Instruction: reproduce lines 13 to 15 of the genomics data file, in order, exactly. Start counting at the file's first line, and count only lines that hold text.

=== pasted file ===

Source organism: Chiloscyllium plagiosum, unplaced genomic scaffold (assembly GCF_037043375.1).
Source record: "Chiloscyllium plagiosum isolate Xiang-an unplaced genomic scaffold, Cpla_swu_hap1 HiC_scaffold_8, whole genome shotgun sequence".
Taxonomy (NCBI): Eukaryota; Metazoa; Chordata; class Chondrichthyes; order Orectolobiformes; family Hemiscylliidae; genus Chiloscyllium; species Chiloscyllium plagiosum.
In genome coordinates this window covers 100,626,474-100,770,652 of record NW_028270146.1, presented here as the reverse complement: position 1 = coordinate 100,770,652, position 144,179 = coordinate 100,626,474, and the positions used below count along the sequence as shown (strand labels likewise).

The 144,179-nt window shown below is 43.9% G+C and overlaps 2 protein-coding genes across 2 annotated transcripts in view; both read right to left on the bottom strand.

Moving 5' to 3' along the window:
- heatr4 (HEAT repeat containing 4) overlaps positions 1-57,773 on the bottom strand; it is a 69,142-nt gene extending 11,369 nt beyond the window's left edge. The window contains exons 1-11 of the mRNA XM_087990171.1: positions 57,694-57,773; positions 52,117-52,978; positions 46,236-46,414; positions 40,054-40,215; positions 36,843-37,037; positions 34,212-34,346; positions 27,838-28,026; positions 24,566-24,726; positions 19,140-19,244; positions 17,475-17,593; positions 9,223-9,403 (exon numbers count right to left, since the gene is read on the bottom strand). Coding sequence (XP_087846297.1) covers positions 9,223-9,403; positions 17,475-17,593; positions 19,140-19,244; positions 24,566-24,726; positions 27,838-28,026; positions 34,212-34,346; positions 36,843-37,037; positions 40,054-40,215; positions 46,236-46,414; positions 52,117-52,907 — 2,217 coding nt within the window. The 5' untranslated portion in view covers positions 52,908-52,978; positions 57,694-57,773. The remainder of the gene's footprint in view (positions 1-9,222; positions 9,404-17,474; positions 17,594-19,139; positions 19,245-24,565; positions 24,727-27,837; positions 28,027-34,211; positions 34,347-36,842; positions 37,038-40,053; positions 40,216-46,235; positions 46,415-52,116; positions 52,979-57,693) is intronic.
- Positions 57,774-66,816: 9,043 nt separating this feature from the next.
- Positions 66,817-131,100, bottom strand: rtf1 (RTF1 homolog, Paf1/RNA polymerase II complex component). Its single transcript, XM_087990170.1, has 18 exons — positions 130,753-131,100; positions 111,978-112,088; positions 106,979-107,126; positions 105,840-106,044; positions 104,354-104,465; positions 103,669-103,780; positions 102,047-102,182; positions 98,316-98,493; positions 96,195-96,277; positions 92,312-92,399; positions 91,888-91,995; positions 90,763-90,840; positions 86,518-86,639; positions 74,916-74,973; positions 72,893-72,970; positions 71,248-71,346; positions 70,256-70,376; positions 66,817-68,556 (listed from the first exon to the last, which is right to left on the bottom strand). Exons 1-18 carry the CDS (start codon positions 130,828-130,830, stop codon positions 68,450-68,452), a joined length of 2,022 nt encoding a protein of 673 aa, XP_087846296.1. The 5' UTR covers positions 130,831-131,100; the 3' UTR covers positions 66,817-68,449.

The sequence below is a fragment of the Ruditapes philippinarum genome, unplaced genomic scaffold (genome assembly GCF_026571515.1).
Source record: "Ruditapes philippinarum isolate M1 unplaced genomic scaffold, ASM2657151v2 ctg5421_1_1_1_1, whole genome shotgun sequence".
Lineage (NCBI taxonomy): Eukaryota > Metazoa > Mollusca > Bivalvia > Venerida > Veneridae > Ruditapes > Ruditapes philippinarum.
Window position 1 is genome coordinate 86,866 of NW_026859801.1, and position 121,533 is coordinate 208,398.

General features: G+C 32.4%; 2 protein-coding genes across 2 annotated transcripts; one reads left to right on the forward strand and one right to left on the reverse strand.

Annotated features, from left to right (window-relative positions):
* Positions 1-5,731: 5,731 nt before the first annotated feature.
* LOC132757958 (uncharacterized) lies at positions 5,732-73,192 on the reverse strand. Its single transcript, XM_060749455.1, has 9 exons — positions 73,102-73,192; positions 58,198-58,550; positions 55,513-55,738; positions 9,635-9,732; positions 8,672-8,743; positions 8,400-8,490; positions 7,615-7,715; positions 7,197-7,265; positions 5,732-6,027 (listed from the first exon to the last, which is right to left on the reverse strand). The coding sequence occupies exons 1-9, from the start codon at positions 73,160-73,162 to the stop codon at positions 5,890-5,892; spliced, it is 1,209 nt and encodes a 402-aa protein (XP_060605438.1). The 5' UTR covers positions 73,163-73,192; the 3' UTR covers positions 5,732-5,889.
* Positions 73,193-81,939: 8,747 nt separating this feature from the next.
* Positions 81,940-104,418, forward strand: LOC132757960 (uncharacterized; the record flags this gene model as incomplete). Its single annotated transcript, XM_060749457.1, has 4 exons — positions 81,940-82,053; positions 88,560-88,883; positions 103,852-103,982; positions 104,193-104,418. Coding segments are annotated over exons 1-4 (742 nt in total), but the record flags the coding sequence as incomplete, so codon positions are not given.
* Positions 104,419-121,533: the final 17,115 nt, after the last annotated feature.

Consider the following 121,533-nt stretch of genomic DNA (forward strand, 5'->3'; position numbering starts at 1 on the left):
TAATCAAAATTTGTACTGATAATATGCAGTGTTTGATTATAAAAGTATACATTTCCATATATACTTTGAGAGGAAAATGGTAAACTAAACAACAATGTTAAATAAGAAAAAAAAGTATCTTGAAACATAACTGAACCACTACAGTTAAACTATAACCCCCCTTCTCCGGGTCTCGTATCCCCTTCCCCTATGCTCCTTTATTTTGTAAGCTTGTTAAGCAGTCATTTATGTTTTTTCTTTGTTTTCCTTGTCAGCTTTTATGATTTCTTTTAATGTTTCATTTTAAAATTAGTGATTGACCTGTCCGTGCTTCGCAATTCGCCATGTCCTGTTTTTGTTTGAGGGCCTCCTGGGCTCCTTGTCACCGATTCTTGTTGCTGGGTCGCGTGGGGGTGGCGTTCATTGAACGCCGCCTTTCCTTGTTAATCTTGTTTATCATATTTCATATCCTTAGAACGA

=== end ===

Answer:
Window position 1 is genome coordinate 86,866 of NW_026859801.1, and position 121,533 is coordinate 208,398.

General features: G+C 32.4%; 2 protein-coding genes across 2 annotated transcripts; one reads left to right on the forward strand and one right to left on the reverse strand.

Annotated features, from left to right (window-relative positions):